Sometimes, when you smell a material for the first time, everything just clicks. When I first opened the bottle of Siberian rhododendron essential oil, the multifaceted aspect of this amazing material got the gears turning in my head immediately.
Long-time readers will know that most of these columns begin with me discussing the story behind the scent, some memory or inspiration. However, this time it was simply the material. Sagan dalya is another name for the tea in Buryat, and Tibet is of the cultures that uses it as medicine. It is said to cure many ailments and prolong life.
However, this is perfume and not tea, so I won’t make any of those claims (plus, you know, liability). What I will say, though, is that this evergreen shrub produces a flower that contains many worlds within.
At the forefront is a crisp, fruity note. It’s not a fruit you could put your finger on, and not the overripe kind, but one that lends itself to a nice counterbalance to the terpenic evergreen undertones. There is also a wine-like richness underneath that, which immediately made the connection to the next material.
I knew from first sniff that I had finally found a perfect partner for the tagete marigold absolute that I had been holding on to for a while, just waiting for the perfect time to deploy it. This is another fruity flower, with a red-apple-type note and also a slight wine tinge in the ripeness of the fruit note. There’s also a touch of chamomile to it, but I pushed the apple a little bit more to the forefront with a micro dose of damascone delta, a very complementary note and one that is gives an apple touch often to rose accords.
These two notes needed to be grounded with more weight in the middle, so that is how I came up with the next two materials. First is immortelle absolute, a rich, honeyed flower. It can also be spicy, but I did not want the spice to dominate, simply complement, so I enhanced the honeyed aspect with beeswax absolute.
To further fill this middle note out and lead into the base, I added tobacco absolute. The absolute can be a bit amorphous and not as full-bodied as I would like. So to give it more of the rich tobacco note that I was seeking, I filled out the tobacco accord with the plummy note of pyroprunat, then with the subtle spices (and a subtle addition) of a naturally extracted caryophyllene beta (which I find to be slightly more mild) and kephalis, a note that really makes tobacco accords feel fresh out of the tin to my nose.
Finally, the base. I had this one in mind from the jump, as well. First I took a Spanish labdanum absolute, a rich, smooth warm ambery blanket of a resinous note. Then I added a Spanish labdanum essential oil, which obviously shares many of the same qualities, but I find the essential oil to have an almost fruity and balsamic quality that would tie the whole thing together. Both of these notes, however, are so rich that I did not want to risk letting them get muddy, so I added a tonquitone musk, just a touch, to give it a boost that would allow it to be more present earlier in the evolution of the scent. Finally, a cypriol essential oil, one that is often used in faux oud accords, provides a green, woody undertone for the base in order to provide more texture.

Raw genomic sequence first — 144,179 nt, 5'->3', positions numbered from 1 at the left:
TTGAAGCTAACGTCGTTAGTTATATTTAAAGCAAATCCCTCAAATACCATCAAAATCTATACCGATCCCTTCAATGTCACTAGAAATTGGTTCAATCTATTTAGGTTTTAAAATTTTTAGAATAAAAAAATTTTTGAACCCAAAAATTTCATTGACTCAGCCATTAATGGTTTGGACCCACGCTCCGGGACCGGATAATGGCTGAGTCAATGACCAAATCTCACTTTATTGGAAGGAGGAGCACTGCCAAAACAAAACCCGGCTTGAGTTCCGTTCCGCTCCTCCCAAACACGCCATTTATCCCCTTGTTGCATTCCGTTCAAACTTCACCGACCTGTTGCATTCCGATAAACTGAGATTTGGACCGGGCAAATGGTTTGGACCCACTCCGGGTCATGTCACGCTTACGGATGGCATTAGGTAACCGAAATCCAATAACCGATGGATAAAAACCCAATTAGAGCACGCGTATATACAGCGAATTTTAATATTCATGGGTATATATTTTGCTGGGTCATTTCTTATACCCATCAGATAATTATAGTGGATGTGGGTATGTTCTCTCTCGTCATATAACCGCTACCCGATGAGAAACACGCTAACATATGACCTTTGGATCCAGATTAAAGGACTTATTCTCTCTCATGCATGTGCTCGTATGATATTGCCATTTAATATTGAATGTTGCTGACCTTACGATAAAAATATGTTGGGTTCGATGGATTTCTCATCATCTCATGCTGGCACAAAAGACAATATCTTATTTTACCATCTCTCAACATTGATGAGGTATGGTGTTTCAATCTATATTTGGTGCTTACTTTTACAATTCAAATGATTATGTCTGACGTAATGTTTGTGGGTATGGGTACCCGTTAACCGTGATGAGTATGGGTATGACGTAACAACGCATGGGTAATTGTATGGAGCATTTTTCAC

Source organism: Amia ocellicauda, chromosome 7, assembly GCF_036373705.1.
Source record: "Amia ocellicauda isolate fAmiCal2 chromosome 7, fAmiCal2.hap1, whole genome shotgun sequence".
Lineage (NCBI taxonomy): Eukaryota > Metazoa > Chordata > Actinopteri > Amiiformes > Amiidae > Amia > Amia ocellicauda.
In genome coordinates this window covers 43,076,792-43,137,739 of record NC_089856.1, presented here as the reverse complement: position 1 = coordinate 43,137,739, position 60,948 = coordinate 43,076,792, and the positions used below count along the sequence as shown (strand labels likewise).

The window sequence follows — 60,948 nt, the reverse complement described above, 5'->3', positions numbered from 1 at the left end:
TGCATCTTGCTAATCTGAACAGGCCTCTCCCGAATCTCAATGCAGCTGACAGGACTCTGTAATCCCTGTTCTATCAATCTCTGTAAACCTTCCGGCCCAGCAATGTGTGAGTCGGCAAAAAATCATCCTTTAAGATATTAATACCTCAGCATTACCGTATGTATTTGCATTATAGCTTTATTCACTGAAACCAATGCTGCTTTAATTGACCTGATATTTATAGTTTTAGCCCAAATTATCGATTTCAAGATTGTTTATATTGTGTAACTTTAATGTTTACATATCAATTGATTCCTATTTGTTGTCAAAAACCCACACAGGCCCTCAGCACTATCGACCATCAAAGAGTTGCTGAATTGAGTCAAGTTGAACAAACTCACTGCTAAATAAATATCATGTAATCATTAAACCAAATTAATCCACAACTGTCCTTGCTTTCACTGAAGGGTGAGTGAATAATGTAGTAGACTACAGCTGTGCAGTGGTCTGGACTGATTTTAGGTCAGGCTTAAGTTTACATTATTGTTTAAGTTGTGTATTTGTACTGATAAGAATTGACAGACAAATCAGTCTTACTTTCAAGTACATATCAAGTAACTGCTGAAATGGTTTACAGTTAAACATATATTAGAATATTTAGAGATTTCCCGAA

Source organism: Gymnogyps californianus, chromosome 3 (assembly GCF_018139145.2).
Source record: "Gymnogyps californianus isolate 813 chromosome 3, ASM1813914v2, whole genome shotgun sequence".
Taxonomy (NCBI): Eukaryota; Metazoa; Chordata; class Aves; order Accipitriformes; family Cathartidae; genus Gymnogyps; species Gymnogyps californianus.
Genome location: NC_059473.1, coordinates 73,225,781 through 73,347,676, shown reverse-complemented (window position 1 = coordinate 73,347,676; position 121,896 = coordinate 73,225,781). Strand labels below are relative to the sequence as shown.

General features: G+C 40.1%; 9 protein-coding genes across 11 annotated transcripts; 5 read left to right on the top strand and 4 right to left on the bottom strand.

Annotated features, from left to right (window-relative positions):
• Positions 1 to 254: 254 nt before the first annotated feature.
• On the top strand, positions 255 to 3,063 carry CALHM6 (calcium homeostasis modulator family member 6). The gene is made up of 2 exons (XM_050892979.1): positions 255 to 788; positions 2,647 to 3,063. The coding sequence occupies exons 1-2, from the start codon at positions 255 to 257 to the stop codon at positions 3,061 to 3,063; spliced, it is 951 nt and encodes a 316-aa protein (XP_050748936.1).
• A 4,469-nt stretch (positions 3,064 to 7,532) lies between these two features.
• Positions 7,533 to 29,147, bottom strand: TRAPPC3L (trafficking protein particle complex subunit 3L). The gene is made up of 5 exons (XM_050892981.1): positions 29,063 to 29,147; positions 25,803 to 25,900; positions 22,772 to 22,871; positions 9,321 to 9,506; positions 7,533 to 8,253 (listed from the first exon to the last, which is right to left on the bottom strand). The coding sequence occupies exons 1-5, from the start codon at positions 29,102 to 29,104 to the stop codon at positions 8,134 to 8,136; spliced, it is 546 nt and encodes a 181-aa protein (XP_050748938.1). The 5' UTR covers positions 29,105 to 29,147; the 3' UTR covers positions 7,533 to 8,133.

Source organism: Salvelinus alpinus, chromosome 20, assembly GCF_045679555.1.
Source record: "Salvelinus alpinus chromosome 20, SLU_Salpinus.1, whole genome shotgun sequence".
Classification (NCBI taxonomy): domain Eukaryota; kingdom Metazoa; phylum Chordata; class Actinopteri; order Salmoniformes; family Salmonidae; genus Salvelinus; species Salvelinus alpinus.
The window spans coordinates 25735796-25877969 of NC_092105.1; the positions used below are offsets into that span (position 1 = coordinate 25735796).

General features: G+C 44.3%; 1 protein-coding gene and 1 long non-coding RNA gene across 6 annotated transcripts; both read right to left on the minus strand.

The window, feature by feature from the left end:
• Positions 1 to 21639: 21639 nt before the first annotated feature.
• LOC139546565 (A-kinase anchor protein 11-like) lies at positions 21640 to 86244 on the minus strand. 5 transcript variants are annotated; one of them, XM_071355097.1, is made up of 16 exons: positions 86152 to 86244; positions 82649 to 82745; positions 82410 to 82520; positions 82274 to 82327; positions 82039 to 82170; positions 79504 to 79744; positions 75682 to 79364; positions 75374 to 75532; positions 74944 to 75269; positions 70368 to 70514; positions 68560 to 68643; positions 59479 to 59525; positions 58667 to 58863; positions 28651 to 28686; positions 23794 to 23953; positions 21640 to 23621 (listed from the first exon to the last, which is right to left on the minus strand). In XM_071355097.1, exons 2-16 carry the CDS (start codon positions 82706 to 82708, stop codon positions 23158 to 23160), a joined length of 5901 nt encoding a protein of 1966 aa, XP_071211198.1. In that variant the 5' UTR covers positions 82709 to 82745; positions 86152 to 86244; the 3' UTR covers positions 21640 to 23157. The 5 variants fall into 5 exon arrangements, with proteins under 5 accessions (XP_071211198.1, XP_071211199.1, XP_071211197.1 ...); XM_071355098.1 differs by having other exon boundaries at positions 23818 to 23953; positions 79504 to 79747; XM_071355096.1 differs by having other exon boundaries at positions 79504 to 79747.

The result of all of this is a very comforting fragrance, one that is thick yet fresh, relaxing yet uplifting. It can feel very versatile. However, I always say my perfumes were meant to be WORN on SKIN, and this is the perfect example. The evolution of this scent requires body heat, worn over the course of the day, just as perfumes were originally intended when they first came about in the ancient times. And I find that appropriate for this perfume, a perfume with the highest natural content I’ve ever made, something that feels timeless but yet with some modern elements in order to help organize and clarify the construction.
Not only I, but also others in my life, have been wearing this since the batch finally matured. Due to the high level of absolutes and resins, the maturation process took much longer than usual, but I am very pleased with how it has rounded out.
This perfume will be released on November 19. Siberian rhododendron is not the most readily available (or affordable) material, so I have made as big of a batch as I can. I won’t sell out immediately (or likely any time soon), but if there is ever a gap in availability, please keep this in mind. It is all part of seeking out rare and interesting materials, unfortunately.
I am very excited to share this with you and hope it brings you as much joy as it has been providing me.
4 thoughts on “Sagan Dalya by Maher Olfactive: Fresh, Rich and Resinous”
This sounds gorgeous! By total coincidence, my SOTD is Santal Auster, which I recently bought and am enjoying very much. I look forward to sampling this new fragrance!
That’s fantastic to hear, thank you! I hope you enjoy this one, as well!
LikeLiked by 1 person
Im glad to see that you are always on the lookout for new ingredients to use, which lend themselves to wonderful avant garde fragrances. Can’t wait to try Sagan Dalha and experience the Siberian Rhododendron.
LikeLiked by 1 person